What are the visual laws which will help the architect in the design process? Some of the laws are of a physiological nature, such as ocular stereometry, sensitivity of the retina, adaptation of the iris to the level of lighting, angle and precision of view, etc. They are important, but we will not tackle them here, because numerous works on physiology and architecture, lighting engineering or technical design are already easily accessible.
Other laws originated from the psychology of perception and more especially from ‘Gestalt’ theories (the theory of form). They are of interest to us because they frequently impinge on the notion of preferences, which can provide useful elements for an aesthetic theory. The first part of this book refers to this. It will be easily recognizable in the chapters ‘Order and Disorder’, ‘Fabric and Object’ and ‘Space’.
The third group of theories concentrates on the mental activity which draws on perception. We are thinking of epistemology, information theory, genetics, anthropology, etc., which will appear in a more generalized manner, particularly in the chapter on ‘place’. What interests us for the moment is that some principles of the psychology of perception can be applied to architecture and to the graphic arts, since they originated from empirical experiments on vision, instead of being speculative.
鲁道夫·阿恩海姆和恩斯特·格姆布里希将格式塔心理学扩展到了艺术领域。布鲁诺·泽维(Bruno Zevi)在他的《教与学如何看待建筑》(‘classic’ on teaching, Learning how to see architecture)一书中，以一种相关的、说教的方式运用了其中的一些原则。二十多年前，克里斯蒂安·诺伯格-舒尔茨(Christian Norberg-Schulz)首次尝试提出一种建筑形式理论，该理论至少部分地基于感知原理。
Rudolf Arnheim and Ernst Gombrich have helped to extend Gestalt psychology to art. Bruno Zevi has used some of its principles in a relevant and didactic way in his ‘classic’ on teaching, Learning how to see architecture. Christian Norberg-Schulz, more than twenty years ago, made a first attempt at proposing a theory of architectural form which would be based, at least partially, on the principles of perception.
Norberg-Schulz subsequently disassociated himself from an explanation of the nature of the architectural phenomenon from the point of view of visual perception. However, it cannot be denied that, without eyes, one’s experience of the physical environment is quite different. Numerous works on the perception of the blind exist as evidence of this.
A figure finds its autonomy to a large extent by its edges, its contours, therefore by the contact it has with its exterior, the rest of the world. It is not accidental if in classical architecture the base, corners and cornice are accentuated. It is as if there were a greater concentration of information and excitation at the edge than at other points. The background can also consist of figures itself, but they play a secondary role.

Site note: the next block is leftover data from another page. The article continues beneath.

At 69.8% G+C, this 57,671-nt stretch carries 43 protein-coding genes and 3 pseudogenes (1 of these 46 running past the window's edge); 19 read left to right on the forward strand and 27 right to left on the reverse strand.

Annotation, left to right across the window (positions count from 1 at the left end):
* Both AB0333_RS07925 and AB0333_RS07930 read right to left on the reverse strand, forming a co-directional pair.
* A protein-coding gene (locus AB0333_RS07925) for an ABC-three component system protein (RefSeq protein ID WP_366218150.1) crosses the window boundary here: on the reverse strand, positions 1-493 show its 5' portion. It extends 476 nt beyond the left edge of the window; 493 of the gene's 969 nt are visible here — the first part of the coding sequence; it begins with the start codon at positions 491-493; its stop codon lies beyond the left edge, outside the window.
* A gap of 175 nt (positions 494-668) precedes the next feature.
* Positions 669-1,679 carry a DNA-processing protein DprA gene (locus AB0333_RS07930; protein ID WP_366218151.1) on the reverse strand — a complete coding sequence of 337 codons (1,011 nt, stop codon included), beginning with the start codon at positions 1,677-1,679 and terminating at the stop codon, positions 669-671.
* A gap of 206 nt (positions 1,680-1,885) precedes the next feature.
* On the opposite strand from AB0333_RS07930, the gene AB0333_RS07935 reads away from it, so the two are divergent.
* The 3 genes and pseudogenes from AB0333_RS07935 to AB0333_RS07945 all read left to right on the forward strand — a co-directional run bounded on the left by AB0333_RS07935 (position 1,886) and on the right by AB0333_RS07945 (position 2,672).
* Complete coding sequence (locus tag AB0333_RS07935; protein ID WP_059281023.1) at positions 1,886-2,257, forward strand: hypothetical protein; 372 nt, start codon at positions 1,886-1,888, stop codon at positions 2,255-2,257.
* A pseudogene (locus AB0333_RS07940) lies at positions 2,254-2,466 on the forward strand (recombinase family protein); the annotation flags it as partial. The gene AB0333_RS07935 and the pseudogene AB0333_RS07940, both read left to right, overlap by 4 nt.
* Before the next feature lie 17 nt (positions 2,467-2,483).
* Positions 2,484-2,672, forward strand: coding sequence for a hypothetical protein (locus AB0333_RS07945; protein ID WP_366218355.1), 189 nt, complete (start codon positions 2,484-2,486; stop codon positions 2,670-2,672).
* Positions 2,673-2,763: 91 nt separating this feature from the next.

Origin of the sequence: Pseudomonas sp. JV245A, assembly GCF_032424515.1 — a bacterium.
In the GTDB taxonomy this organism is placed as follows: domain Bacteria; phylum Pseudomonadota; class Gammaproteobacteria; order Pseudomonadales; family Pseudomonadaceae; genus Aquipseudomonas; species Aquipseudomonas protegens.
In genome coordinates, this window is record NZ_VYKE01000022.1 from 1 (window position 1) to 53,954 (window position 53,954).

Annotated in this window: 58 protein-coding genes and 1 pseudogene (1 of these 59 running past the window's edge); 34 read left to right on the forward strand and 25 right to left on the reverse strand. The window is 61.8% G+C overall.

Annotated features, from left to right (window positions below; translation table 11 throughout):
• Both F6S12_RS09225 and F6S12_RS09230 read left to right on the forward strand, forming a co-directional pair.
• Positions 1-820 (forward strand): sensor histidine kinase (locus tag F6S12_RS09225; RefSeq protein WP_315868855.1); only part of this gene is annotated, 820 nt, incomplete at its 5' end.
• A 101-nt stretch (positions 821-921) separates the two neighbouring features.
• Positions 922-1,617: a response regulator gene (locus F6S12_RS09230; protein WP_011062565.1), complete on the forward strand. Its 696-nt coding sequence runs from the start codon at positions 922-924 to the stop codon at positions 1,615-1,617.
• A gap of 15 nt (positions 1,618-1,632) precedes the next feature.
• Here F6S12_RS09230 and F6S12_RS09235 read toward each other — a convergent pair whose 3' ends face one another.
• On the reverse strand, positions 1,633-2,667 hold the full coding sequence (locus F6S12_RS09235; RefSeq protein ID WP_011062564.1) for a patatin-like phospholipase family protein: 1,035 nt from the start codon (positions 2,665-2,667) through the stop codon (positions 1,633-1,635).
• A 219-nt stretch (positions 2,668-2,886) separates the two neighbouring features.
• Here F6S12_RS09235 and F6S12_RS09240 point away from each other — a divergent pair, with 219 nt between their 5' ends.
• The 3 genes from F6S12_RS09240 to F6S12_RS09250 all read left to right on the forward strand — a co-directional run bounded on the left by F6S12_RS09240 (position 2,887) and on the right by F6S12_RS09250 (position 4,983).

There are rules which govern the good fit of figures; it is a question of the formal characteristics which tend to make them dominant in relation to other forms in the visual field. When the shape is relatively convex, small and closed (for example the moon, a window, etc. Figure 13 ) and when it contrasts with a ground which, on the other hand, seems to extend indefinitely, it tends to become a figure. The presence of elementary geometric form rein- forces this tendency towards an autonomous figure (for example circle, spiral, prism, etc). A weakly defined figure can, however, become a good fit when we are familiar with it.
Autonomy and formal identity must not be confused. Identity can come from its outline, but just as much from associated information that can be discerned on its surface or in its volume (for example the human face with nose, mouth, eyes; the rose with its petals; the cathedral with its doorway, buttresses and turrets). We shall come back later on to this not-so-innocent eye.
It is an area where the complementary nature of the relationship between figure and ground can be used as a graphic tool by architects in order to get a clearer idea of the form of spaces. When we draw a plan, we give concrete expression to the walls and objects; we draw what surrounds the space rather than the space itself . If we wanted to perceive better the form of the spaces themselves, we would have to transform the volume into a figure. That can be done by drawing the surfaces rather than the walls which define them. It would then be a question of a sort of working with the negative. But it is not sufficient simply to present a negative plan, because one would again read the white lines which were black before. That is due to the law which requires a ground to have an ‘infinite’ field relative to the figure . This same technique can be applied with more subtlety by using shades of black and grey according to the degree of enclosures of a space (explicit or implicit), or by reflecting the relief of the ceiling for example.
Arnheim suggests that architects should replace the notion of figure/ ground by that of objects producing a field of energies. The space would then be described by vectors or ‘magnetic fields’ modified by distances, expansions and contractions. He thus is interested in the work of Paolo Portoghesi whose ‘grids’ bear a greater resemblance to ripples produced by the walls than to a system of abstract organization. The notion of figure and its relationship with ground will be very useful elsewhere when we talk about fabric and object.
Although these laws often act very forcefully on our images, we must not lose sight of the fact that our perceptions are not only the result of a ‘mechanical process’ of vision, but that they are filtered through our memory and intelligence.